Are some accents/dialects incorrect?

I may not be incorrect in my knowledge about speech, but Dialects or accents that drop sounds from words, syllables from words, or just completely change the sound from words are they correct? I... more


Can you be a native speaker in two languages?

I was not born in an English-speaking country, but since birth, my mom spoke to me in one language and my dad another. It was and still is a bit of a mishmash, but I started kindergarten in... more
Speech History Esl/esol


Did people actually talk like they do in Pride and Prejudice?

The characters in *Pride and Prejudice* seem to speak in a way that is very distinct from most contemporary anglophones. Among the major unique features are: * Richer vocabulary * Readiness to use... more

And yet we're meant to be educating them for it. What does this mean?

I was watching a TED video and didn’t get a few of the sentences. I hope someone can explain them to me. > So I have a big interest in education, and I think we all do. We have a huge vested... more
Speech Esl/esol


Alternative expressions to 'you have to trust me''?

In novels, movies etc. especially when someone asks or tells to do something rather risky, new etc. they say 'you have to trust me' which sounds a bit *dramatic* to me. What alternatives for this... more


Alternative expressions for "Our university is strong in [medicine, languages, social sciences, etc.]"?

This is in the context of a university president verbally promoting the departments in his university which are nationally or internationally competitive. One way, although I admit it is a bit... more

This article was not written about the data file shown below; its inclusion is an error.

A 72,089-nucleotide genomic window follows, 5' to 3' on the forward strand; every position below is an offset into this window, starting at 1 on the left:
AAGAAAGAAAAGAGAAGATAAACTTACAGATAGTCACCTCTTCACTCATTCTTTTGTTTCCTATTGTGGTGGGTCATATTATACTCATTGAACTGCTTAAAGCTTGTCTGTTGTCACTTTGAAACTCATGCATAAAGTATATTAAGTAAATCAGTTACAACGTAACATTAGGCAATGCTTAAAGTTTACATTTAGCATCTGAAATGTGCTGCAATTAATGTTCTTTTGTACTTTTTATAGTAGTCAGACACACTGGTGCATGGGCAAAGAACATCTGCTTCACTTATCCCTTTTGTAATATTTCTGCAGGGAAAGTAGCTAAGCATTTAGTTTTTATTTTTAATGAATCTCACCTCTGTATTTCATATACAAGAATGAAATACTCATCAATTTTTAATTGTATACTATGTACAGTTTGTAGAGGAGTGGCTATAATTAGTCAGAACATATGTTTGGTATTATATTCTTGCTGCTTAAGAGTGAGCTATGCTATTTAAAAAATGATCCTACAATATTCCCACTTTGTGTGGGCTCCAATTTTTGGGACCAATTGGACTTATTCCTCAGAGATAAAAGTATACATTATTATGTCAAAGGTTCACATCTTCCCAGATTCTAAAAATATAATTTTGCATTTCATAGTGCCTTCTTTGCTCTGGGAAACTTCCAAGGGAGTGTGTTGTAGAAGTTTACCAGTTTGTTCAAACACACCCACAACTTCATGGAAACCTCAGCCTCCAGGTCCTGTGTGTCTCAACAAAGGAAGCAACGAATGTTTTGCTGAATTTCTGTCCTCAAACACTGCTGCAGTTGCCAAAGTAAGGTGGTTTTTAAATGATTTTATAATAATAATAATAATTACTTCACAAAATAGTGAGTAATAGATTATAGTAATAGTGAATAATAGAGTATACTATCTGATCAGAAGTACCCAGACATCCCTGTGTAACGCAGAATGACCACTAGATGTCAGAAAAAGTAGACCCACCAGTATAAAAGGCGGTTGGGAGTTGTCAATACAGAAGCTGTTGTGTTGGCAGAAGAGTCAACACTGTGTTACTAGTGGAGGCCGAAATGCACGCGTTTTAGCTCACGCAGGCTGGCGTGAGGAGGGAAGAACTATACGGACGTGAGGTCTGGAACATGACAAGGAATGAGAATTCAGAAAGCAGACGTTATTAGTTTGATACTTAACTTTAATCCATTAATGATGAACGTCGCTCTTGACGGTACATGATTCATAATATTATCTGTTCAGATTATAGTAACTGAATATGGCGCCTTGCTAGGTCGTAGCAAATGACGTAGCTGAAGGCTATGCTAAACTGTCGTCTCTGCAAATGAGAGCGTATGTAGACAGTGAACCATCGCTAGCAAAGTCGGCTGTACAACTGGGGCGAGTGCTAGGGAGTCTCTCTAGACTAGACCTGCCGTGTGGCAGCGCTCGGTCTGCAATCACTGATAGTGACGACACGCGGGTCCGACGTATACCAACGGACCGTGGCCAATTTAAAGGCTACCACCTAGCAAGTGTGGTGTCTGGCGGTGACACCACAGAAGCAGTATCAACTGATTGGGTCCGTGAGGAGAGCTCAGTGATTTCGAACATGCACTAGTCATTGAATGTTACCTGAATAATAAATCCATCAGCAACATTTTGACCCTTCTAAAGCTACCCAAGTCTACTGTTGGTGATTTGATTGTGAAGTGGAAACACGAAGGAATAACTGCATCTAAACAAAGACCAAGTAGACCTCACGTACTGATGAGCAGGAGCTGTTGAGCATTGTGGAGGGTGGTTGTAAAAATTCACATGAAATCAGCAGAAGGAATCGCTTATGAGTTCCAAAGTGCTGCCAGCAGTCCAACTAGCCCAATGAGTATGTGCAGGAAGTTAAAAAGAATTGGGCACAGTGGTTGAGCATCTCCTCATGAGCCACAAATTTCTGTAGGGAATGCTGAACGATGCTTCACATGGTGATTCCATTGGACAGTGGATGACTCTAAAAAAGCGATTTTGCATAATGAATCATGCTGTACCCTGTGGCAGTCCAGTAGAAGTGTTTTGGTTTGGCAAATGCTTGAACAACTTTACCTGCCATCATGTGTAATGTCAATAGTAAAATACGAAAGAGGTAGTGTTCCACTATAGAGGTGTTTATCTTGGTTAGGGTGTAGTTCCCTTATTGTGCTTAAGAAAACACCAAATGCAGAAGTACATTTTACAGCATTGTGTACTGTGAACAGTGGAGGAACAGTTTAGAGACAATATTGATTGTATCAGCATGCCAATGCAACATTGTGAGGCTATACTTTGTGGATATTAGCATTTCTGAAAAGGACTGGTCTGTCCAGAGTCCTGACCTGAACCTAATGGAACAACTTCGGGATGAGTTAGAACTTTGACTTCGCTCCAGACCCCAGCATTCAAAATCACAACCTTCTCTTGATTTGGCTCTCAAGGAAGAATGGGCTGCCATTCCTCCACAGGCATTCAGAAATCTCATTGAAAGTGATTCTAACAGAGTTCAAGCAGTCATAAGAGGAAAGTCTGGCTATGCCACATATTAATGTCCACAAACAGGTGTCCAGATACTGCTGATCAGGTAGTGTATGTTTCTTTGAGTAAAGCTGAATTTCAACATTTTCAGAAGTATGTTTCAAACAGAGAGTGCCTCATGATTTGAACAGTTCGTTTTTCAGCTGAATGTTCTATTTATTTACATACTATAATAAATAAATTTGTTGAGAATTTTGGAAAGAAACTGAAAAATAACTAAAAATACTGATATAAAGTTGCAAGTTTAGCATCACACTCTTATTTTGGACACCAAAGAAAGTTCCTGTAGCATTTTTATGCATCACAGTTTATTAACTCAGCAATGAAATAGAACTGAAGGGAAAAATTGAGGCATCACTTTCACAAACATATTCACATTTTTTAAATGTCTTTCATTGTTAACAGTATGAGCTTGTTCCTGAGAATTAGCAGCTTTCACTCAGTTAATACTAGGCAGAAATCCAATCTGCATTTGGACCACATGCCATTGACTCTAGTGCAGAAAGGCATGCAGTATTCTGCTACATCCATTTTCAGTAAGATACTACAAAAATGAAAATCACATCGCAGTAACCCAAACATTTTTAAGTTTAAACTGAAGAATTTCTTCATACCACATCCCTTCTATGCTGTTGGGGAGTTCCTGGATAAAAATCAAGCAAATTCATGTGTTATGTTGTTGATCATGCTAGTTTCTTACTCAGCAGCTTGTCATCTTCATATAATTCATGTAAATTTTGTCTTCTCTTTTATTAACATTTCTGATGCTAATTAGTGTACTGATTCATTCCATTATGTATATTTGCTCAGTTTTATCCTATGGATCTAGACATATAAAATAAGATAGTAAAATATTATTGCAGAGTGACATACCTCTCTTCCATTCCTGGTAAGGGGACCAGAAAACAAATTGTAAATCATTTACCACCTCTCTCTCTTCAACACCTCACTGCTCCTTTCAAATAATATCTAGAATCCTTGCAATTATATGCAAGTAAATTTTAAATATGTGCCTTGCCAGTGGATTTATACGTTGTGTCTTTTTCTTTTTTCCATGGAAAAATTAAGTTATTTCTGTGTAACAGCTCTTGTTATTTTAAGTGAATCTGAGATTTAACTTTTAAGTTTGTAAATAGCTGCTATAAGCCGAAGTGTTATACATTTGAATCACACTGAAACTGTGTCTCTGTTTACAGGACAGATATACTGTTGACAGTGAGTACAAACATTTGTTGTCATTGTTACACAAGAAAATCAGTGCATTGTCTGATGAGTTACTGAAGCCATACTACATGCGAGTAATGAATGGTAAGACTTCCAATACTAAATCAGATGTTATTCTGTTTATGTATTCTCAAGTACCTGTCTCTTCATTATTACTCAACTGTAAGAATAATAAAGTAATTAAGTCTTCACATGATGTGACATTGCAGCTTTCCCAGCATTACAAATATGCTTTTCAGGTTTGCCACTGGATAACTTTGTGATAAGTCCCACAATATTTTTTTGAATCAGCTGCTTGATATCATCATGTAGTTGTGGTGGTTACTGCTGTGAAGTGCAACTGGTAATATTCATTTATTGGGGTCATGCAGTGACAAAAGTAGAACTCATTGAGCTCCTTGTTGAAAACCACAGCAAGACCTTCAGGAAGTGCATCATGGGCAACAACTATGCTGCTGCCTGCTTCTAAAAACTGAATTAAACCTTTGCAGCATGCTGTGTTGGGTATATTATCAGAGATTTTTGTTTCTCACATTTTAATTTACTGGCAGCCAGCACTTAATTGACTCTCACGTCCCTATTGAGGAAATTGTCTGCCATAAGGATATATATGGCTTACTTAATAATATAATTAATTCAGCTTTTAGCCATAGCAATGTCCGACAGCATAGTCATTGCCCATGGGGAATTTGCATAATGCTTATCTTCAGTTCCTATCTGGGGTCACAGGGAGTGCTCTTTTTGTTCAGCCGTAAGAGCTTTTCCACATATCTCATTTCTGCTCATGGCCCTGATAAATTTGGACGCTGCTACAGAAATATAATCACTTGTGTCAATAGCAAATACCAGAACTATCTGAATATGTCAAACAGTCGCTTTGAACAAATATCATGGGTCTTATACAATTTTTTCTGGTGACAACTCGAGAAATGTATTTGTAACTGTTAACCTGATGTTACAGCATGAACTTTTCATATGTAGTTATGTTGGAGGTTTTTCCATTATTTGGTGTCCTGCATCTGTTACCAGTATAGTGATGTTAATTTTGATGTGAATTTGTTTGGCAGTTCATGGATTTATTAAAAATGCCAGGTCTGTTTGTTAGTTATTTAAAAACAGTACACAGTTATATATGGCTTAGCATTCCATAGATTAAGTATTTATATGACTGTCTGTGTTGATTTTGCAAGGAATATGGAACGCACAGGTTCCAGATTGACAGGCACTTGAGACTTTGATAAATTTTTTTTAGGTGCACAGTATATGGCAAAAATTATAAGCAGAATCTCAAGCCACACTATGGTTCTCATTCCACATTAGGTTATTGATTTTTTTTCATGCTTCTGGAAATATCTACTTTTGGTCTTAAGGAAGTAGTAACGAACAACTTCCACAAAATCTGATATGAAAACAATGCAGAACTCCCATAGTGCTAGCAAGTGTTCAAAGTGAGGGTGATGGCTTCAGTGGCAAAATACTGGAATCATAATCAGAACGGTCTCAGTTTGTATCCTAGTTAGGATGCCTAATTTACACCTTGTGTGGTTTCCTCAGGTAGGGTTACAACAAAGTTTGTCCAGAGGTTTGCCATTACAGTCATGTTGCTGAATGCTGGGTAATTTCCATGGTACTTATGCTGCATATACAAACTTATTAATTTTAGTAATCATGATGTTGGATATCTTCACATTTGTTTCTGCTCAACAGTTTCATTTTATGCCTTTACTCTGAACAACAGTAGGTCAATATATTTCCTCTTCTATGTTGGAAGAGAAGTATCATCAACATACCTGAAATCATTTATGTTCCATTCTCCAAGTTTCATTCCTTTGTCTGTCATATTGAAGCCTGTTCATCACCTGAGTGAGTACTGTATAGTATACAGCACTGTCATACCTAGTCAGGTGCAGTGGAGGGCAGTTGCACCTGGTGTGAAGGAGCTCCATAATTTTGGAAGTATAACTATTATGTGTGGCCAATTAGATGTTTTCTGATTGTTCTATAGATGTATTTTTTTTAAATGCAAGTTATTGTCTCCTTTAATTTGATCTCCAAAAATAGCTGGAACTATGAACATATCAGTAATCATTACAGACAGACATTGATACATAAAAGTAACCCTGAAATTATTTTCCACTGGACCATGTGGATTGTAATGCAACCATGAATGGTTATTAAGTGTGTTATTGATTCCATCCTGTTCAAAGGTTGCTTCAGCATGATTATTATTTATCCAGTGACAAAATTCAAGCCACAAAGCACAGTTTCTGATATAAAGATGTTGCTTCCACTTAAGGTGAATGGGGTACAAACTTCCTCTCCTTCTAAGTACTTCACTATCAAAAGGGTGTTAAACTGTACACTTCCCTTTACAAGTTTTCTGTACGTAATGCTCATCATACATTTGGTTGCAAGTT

Are there any rules for missing words in English questions or affirmative statements?

In some sentences we don't use some words: For example: 1. Instead of: "Do you want a ride?" We say: "Want a ride?" 2. Instead of: "I'm just coming. Hang on!" We say: "Just coming.... more


How many "monophthongs" are there in RP? Do all the varieties of spoken English in the UK have the same number?

>A monophthong is a pure vowel sound. The monophthongs can be contrasted with diphthongs, where the vowel quality changes within the same syllable, and hiatus, where two vowels are next to each... more

Can we say "There should be any problem for Adam to eat that apple"?

> There should be any problem for Adam to eat that apple. Is this a proper sentence? The use of *any* here seems to be an issue. For example it seems fine in sentences like: - I couldn't... more


How can I improve my pronunciation?

I've left high school and we don't study English at University and I feel that I haven't learnt to pronounce at all yet. What habits or routines can I do to speak better and fluent? Thank you so... more


How can we distinguish "uptalk" from a real question?

**uptalk** or **high rising terminals** is an intonation pattern where declarative statements occur with yes/no question intonation. >"It is used when the speaker is establishing common ground... more

Can I vs "May I"?

You may have heard the argument "it's not **can** I go to the bathroom, it's **may** I." If this is true, then any question such as *"can you get me a glass of water?"* could have the same... more